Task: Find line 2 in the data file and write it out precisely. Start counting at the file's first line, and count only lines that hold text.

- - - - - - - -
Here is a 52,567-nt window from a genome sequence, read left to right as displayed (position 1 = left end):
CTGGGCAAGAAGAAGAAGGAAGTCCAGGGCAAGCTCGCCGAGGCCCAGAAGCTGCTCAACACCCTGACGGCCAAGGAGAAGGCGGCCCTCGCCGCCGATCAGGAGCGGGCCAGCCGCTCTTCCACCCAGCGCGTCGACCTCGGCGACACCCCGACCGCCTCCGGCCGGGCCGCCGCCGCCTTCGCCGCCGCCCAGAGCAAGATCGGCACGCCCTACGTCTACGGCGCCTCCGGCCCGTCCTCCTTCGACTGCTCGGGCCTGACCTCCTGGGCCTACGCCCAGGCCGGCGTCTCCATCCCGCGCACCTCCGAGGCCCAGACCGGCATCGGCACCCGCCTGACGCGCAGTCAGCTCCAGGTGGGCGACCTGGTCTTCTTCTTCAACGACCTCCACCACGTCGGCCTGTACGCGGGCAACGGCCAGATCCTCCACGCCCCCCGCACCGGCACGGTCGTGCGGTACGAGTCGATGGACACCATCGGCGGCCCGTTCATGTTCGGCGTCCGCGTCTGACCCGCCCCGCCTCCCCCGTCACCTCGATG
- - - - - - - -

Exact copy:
CTGGGCAAGAAGAAGAAGGAAGTCCAGGGCAAGCTCGCCGAGGCCCAGAAGCTGCTCAACACCCTGACGGCCAAGGAGAAGGCGGCCCTCGCCGCCGATCAGGAGCGGGCCAGCCGCTCTTCCACCCAGCGCGTCGACCTCGGCGACACCCCGACCGCCTCCGGCCGGGCCGCCGCCGCCTTCGCCGCCGCCCAGAGCAAGATCGGCACGCCCTACGTCTACGGCGCCTCCGGCCCGTCCTCCTTCGACTGCTCGGGCCTGACCTCCTGGGCCTACGCCCAGGCCGGCGTCTCCATCCCGCGCACCTCCGAGGCCCAGACCGGCATCGGCACCCGCCTGACGCGCAGTCAGCTCCAGGTGGGCGACCTGGTCTTCTTCTTCAACGACCTCCACCACGTCGGCCTGTACGCGGGCAACGGCCAGATCCTCCACGCCCCCCGCACCGGCACGGTCGTGCGGTACGAGTCGATGGACACCATCGGCGGCCCGTTCATGTTCGGCGTCCGCGTCTGACCCGCCCCGCCTCCCCCGTCACCTCGATG